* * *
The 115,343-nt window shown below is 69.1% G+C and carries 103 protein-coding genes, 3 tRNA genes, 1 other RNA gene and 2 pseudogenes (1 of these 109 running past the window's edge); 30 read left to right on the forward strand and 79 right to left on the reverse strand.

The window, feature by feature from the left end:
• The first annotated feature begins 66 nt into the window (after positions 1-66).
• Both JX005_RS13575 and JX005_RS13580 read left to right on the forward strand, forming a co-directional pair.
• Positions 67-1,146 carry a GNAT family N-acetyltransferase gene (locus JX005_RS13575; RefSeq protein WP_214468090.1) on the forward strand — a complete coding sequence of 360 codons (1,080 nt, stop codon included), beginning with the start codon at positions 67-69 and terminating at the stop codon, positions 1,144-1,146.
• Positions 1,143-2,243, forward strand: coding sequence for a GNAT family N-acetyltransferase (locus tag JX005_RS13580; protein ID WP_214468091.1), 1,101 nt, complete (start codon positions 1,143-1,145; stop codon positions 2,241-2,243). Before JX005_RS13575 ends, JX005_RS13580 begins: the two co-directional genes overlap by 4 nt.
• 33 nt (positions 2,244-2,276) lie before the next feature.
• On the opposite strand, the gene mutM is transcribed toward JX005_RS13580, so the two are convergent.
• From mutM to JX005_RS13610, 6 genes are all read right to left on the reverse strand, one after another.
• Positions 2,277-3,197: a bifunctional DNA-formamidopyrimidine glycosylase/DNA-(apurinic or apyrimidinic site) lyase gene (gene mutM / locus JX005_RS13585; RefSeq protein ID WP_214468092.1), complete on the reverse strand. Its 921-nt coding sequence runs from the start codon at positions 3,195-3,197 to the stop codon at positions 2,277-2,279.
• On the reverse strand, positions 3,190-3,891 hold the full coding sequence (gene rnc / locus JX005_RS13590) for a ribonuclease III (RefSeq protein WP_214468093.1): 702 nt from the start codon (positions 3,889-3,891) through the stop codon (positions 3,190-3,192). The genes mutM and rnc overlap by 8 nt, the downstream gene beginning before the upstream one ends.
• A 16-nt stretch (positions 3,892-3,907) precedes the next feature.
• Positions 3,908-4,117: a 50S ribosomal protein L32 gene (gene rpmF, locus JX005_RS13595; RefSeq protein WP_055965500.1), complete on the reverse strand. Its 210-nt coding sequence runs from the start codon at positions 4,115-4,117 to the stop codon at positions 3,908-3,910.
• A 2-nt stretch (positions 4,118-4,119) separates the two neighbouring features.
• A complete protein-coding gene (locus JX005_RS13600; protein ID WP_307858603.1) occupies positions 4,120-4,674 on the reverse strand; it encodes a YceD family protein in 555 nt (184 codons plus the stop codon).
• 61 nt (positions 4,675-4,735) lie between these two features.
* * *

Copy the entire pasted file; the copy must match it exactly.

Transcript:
The 115,343-nt window shown below is 69.1% G+C and carries 103 protein-coding genes, 3 tRNA genes, 1 other RNA gene and 2 pseudogenes (1 of these 109 running past the window's edge); 30 read left to right on the forward strand and 79 right to left on the reverse strand.

The window, feature by feature from the left end:
• The first annotated feature begins 66 nt into the window (after positions 1-66).
• Both JX005_RS13575 and JX005_RS13580 read left to right on the forward strand, forming a co-directional pair.
• Positions 67-1,146 carry a GNAT family N-acetyltransferase gene (locus JX005_RS13575; RefSeq protein WP_214468090.1) on the forward strand — a complete coding sequence of 360 codons (1,080 nt, stop codon included), beginning with the start codon at positions 67-69 and terminating at the stop codon, positions 1,144-1,146.
• Positions 1,143-2,243, forward strand: coding sequence for a GNAT family N-acetyltransferase (locus tag JX005_RS13580; protein ID WP_214468091.1), 1,101 nt, complete (start codon positions 1,143-1,145; stop codon positions 2,241-2,243). Before JX005_RS13575 ends, JX005_RS13580 begins: the two co-directional genes overlap by 4 nt.
• 33 nt (positions 2,244-2,276) lie before the next feature.
• On the opposite strand, the gene mutM is transcribed toward JX005_RS13580, so the two are convergent.
• From mutM to JX005_RS13610, 6 genes are all read right to left on the reverse strand, one after another.
• Positions 2,277-3,197: a bifunctional DNA-formamidopyrimidine glycosylase/DNA-(apurinic or apyrimidinic site) lyase gene (gene mutM / locus JX005_RS13585; RefSeq protein ID WP_214468092.1), complete on the reverse strand. Its 921-nt coding sequence runs from the start codon at positions 3,195-3,197 to the stop codon at positions 2,277-2,279.
• On the reverse strand, positions 3,190-3,891 hold the full coding sequence (gene rnc / locus JX005_RS13590) for a ribonuclease III (RefSeq protein WP_214468093.1): 702 nt from the start codon (positions 3,889-3,891) through the stop codon (positions 3,190-3,192). The genes mutM and rnc overlap by 8 nt, the downstream gene beginning before the upstream one ends.
• A 16-nt stretch (positions 3,892-3,907) precedes the next feature.
• Positions 3,908-4,117: a 50S ribosomal protein L32 gene (gene rpmF, locus JX005_RS13595; RefSeq protein WP_055965500.1), complete on the reverse strand. Its 210-nt coding sequence runs from the start codon at positions 4,115-4,117 to the stop codon at positions 3,908-3,910.
• A 2-nt stretch (positions 4,118-4,119) separates the two neighbouring features.
• A complete protein-coding gene (locus JX005_RS13600; protein ID WP_307858603.1) occupies positions 4,120-4,674 on the reverse strand; it encodes a YceD family protein in 555 nt (184 codons plus the stop codon).
• 61 nt (positions 4,675-4,735) lie between these two features.